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GM making a new repair in recalled cars

General Motors says that in addition to problems with ignitions which can turn off while the car is being driven, keys in the recalled vehicles can be pulled out while the engine is running. Fixing the additional part will cost the automaker $1.3 billion
General Motors says that in addition to probl... 02:39

DETROIT - General Motors (GM) announced Thursday that another part needs to be repaired in the 2.2 million older small cars already being recalled for an ignition switch defect.

GM says it will replace ignition lock cylinders on the cars. Right now, drivers can remove the key while the engine is still running, which could lead to a roll-away or crash causing pedestrian or occupant injuries. GM knows of one roll- away crash that occurred in a parking lot and resulted in an injury.

And now, families and some lawmakers say the ... 03:11
The recall affects the Chevrolet Cobalt and HHR, Saturn Ion and Sky, and Pontiac Solstice and G5 from the 2003 and 2011 model years. The same cars were recalled for defective ignition switches that can cause sudden stalling.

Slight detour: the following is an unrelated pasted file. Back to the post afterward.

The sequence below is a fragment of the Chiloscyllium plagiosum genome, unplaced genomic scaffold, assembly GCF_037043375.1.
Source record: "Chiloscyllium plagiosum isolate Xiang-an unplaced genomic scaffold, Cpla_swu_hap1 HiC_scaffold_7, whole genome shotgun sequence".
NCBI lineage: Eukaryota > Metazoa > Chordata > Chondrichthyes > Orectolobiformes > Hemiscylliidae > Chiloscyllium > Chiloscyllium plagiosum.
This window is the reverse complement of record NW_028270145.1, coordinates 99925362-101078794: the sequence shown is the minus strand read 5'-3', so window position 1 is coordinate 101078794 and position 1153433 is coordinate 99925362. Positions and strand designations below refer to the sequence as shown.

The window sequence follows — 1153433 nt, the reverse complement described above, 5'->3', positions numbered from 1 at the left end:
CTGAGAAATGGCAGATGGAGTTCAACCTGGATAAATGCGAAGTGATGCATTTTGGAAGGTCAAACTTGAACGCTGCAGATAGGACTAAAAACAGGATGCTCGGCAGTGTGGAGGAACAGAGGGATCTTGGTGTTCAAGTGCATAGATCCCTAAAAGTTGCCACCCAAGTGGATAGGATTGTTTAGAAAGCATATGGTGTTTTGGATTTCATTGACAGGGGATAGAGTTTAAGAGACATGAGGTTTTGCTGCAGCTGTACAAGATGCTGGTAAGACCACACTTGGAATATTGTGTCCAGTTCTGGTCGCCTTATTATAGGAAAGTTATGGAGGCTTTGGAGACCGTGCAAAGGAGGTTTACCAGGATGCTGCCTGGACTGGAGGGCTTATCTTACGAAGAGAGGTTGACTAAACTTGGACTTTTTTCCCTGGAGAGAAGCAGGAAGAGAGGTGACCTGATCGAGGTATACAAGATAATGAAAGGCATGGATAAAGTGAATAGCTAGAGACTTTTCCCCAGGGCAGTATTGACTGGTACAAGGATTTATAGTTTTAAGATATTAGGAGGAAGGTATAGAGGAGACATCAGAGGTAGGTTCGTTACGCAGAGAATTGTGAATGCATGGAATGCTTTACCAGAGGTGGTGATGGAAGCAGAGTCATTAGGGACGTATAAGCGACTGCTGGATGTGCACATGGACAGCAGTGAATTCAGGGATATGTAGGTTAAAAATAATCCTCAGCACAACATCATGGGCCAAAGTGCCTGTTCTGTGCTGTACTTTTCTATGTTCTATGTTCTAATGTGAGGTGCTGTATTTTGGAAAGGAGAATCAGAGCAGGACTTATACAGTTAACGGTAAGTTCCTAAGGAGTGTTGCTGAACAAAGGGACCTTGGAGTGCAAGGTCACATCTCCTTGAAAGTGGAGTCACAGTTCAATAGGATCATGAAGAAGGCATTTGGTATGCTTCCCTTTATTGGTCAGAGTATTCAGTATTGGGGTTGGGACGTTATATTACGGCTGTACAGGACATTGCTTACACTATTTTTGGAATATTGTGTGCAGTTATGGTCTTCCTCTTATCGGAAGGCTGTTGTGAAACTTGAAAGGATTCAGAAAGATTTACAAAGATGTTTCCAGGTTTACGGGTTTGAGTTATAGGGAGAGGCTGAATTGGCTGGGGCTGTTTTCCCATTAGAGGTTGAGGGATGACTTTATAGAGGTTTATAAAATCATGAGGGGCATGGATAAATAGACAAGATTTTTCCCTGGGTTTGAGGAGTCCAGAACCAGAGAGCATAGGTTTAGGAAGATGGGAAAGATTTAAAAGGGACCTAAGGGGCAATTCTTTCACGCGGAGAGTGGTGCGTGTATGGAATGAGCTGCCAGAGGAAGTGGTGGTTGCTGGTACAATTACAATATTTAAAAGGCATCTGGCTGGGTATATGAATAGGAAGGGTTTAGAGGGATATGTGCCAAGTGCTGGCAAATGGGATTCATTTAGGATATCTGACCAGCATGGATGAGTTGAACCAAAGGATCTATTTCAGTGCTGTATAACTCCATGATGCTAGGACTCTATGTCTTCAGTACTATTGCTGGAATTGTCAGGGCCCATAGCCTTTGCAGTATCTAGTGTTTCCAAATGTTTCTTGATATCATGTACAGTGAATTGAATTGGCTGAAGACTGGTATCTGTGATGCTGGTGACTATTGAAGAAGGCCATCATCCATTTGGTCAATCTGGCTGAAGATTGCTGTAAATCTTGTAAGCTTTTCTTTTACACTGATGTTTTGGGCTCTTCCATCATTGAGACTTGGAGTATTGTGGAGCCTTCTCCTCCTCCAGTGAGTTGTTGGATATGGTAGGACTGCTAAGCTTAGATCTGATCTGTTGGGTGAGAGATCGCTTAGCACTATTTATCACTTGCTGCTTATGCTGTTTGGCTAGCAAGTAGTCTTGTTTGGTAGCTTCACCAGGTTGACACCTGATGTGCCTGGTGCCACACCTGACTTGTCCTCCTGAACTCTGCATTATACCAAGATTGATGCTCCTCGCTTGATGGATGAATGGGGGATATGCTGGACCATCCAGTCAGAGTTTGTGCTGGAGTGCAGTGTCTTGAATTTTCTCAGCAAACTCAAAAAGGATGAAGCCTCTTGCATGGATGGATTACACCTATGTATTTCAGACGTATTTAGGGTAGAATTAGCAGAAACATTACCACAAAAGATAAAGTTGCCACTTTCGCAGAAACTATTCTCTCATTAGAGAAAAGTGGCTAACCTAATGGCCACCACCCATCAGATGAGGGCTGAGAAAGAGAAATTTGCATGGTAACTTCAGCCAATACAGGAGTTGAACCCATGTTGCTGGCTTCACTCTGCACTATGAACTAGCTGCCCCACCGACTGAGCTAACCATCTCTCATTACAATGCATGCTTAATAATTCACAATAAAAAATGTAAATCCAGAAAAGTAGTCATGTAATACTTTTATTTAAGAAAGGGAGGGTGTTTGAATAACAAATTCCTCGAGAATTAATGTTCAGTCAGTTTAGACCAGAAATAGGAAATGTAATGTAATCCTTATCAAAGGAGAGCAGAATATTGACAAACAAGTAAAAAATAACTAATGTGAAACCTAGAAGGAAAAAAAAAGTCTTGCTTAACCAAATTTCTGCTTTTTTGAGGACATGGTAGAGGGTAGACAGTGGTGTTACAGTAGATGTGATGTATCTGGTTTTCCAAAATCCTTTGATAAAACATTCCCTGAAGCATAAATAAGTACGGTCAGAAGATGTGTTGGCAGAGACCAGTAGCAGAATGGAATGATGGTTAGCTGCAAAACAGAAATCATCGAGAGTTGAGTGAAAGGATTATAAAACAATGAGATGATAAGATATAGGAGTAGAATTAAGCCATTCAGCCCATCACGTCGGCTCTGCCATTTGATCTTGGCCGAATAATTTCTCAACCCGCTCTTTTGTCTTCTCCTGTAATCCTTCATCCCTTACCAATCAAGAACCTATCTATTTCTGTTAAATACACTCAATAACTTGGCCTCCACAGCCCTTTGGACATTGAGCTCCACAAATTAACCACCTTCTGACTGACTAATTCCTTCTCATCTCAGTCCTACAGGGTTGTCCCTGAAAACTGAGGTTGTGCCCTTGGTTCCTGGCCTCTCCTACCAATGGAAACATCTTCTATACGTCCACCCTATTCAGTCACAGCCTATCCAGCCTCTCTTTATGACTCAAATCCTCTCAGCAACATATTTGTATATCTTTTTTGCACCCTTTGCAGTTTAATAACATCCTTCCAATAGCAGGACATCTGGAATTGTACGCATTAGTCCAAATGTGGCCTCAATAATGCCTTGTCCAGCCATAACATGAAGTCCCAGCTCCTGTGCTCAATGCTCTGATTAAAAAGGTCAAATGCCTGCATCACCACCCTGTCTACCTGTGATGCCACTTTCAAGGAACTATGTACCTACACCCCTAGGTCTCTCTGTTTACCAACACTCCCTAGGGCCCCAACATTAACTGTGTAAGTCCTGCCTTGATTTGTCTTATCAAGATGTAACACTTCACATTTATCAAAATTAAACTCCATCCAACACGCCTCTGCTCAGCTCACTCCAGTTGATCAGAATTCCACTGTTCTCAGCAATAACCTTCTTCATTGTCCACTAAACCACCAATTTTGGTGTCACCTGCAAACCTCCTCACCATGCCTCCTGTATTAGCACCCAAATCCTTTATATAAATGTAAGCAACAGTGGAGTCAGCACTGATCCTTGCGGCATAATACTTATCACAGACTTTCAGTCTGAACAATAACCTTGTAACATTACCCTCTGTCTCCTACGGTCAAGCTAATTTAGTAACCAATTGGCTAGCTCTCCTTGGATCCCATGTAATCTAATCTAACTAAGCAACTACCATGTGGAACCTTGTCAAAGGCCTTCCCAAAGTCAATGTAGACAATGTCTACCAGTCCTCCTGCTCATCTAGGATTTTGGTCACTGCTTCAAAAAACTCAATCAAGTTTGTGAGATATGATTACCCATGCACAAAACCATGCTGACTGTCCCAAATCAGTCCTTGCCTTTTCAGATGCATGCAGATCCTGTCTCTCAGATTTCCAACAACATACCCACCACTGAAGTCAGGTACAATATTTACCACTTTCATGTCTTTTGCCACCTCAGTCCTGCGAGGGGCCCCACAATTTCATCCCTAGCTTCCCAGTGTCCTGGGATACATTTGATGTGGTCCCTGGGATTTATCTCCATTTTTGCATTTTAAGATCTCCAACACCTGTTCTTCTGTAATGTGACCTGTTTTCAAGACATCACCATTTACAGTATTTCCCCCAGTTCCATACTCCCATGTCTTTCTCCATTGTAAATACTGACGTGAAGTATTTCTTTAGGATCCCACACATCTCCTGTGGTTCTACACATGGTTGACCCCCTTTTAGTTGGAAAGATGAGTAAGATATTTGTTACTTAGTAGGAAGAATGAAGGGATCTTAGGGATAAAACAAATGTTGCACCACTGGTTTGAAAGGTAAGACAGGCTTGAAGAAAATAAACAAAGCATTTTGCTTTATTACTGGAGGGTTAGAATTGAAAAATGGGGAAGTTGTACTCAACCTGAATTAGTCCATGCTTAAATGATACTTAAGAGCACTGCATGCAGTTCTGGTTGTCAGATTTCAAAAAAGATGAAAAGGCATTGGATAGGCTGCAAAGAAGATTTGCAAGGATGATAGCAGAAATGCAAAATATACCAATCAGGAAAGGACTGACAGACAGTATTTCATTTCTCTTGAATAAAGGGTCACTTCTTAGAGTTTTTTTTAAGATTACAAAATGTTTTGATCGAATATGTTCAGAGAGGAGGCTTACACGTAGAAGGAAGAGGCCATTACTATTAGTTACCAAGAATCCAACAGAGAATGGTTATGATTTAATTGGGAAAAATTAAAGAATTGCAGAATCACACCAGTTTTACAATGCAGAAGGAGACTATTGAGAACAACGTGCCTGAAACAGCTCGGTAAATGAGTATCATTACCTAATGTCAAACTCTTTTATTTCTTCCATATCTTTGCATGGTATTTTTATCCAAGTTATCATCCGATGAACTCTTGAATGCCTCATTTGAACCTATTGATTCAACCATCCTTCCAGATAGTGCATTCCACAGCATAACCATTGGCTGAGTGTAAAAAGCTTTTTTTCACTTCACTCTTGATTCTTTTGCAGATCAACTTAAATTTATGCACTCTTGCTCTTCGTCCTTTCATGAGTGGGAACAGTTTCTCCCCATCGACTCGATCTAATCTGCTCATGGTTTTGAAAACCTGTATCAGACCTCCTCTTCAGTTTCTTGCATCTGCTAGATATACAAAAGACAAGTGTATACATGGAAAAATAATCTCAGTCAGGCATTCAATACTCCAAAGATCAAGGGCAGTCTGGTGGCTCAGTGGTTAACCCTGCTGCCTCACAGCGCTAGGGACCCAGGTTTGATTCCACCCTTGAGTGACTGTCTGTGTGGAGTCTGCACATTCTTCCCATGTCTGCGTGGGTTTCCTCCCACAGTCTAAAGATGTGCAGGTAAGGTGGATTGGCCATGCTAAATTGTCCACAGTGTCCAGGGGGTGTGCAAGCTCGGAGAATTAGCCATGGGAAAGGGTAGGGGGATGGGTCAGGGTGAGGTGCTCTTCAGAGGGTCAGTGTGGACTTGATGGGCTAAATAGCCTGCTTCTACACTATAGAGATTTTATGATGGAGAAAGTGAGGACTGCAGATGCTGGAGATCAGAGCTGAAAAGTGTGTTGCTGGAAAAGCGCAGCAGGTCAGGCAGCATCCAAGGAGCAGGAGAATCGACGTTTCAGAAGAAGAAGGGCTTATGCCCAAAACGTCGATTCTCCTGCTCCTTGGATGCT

GM also said it expects to take a $1.3 billion charge related to the costs of the recall in the first quarter. This is an increase from the $750 million charge the company announced on March 31. GM's stock price moved higher after the announcement to $33.75.

Owners of six recalled models can make appoin... 01:27
GM links 13 deaths to that issue, which is under investigation by the U.S. government. The company warns users that until recall repairs are made, customers should remove all items from their key rings, leaving only the vehicle key. If there is a key fob, it also should be removed from the key ring.

GM said Thursday that it has suspended two engineers with pay, the first internal disciplinary action taken by the automaker related to the ignition-switch recall.

The move stems from GM's internal investigation of the matter. At congressional hearings last week, lawmakers alleged that at least one company engineer tried to cover up the switch problem. GM CEO Mary Barra promised action against anyone deemed to have acted inappropriately.

In recent testimony before a House Energy and Commerce Committee panel, GM chief executive Mary Barra said the company has "civic responsibilities as well as legal responsibilities," hinting that the automaker is considering victim compensation.
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